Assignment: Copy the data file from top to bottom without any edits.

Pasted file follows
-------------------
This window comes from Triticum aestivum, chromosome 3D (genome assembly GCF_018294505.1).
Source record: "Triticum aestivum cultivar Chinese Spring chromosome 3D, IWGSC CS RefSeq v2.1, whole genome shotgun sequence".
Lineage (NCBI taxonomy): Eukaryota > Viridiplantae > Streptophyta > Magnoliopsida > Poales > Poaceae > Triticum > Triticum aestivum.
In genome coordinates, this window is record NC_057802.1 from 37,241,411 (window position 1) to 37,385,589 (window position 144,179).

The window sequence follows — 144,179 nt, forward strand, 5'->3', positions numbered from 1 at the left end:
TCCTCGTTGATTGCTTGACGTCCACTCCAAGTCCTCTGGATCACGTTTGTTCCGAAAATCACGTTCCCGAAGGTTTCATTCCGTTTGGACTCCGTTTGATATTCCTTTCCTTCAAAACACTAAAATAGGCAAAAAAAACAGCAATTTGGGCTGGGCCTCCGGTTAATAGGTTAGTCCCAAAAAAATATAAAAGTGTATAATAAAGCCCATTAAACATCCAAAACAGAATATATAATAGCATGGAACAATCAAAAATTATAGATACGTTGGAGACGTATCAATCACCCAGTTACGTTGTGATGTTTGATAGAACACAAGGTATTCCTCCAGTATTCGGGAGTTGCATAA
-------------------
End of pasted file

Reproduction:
This window comes from Triticum aestivum, chromosome 3D (genome assembly GCF_018294505.1).
Source record: "Triticum aestivum cultivar Chinese Spring chromosome 3D, IWGSC CS RefSeq v2.1, whole genome shotgun sequence".
Lineage (NCBI taxonomy): Eukaryota > Viridiplantae > Streptophyta > Magnoliopsida > Poales > Poaceae > Triticum > Triticum aestivum.
In genome coordinates, this window is record NC_057802.1 from 37,241,411 (window position 1) to 37,385,589 (window position 144,179).

The window sequence follows — 144,179 nt, forward strand, 5'->3', positions numbered from 1 at the left end:
TCCTCGTTGATTGCTTGACGTCCACTCCAAGTCCTCTGGATCACGTTTGTTCCGAAAATCACGTTCCCGAAGGTTTCATTCCGTTTGGACTCCGTTTGATATTCCTTTCCTTCAAAACACTAAAATAGGCAAAAAAAACAGCAATTTGGGCTGGGCCTCCGGTTAATAGGTTAGTCCCAAAAAAATATAAAAGTGTATAATAAAGCCCATTAAACATCCAAAACAGAATATATAATAGCATGGAACAATCAAAAATTATAGATACGTTGGAGACGTATCAATCACCCAGTTACGTTGTGATGTTTGATAGAACACAAGGTATTCCTCCAGTATTCGGGAGTTGCATAA